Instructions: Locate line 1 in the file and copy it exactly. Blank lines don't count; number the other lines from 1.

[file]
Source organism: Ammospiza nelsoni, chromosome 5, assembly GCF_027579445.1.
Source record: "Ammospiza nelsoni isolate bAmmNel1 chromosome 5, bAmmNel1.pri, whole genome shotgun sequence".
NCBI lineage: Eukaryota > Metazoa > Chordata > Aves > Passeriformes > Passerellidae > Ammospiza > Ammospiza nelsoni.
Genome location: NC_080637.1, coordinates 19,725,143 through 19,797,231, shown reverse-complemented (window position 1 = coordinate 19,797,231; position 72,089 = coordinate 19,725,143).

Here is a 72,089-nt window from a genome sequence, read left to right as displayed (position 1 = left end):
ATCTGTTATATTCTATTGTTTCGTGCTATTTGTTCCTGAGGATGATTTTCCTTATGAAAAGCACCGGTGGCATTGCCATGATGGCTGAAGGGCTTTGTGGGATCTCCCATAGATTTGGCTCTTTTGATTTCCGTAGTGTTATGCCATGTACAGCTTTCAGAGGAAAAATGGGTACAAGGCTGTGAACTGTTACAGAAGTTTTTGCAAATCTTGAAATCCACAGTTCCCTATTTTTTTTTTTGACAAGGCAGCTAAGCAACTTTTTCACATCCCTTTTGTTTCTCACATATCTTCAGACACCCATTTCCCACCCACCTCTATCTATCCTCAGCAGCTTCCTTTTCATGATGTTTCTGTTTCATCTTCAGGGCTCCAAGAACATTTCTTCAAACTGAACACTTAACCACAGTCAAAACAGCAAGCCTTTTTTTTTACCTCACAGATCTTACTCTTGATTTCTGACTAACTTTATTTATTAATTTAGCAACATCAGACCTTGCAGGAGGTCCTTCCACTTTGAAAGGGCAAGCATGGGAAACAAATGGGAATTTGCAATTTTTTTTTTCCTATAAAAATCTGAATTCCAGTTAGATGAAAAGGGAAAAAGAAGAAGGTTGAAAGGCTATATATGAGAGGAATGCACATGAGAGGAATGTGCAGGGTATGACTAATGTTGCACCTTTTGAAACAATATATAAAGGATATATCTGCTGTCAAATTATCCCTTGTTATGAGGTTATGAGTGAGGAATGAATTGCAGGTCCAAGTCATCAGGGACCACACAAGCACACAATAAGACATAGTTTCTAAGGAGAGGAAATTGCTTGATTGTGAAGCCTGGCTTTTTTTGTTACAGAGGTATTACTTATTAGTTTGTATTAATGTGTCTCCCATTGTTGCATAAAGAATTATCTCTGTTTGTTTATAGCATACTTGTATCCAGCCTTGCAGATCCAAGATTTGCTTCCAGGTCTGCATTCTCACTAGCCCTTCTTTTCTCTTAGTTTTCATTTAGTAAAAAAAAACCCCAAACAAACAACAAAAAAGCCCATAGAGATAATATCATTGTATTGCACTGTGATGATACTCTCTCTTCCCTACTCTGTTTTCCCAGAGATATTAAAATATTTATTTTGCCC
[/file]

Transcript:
Source organism: Ammospiza nelsoni, chromosome 5, assembly GCF_027579445.1.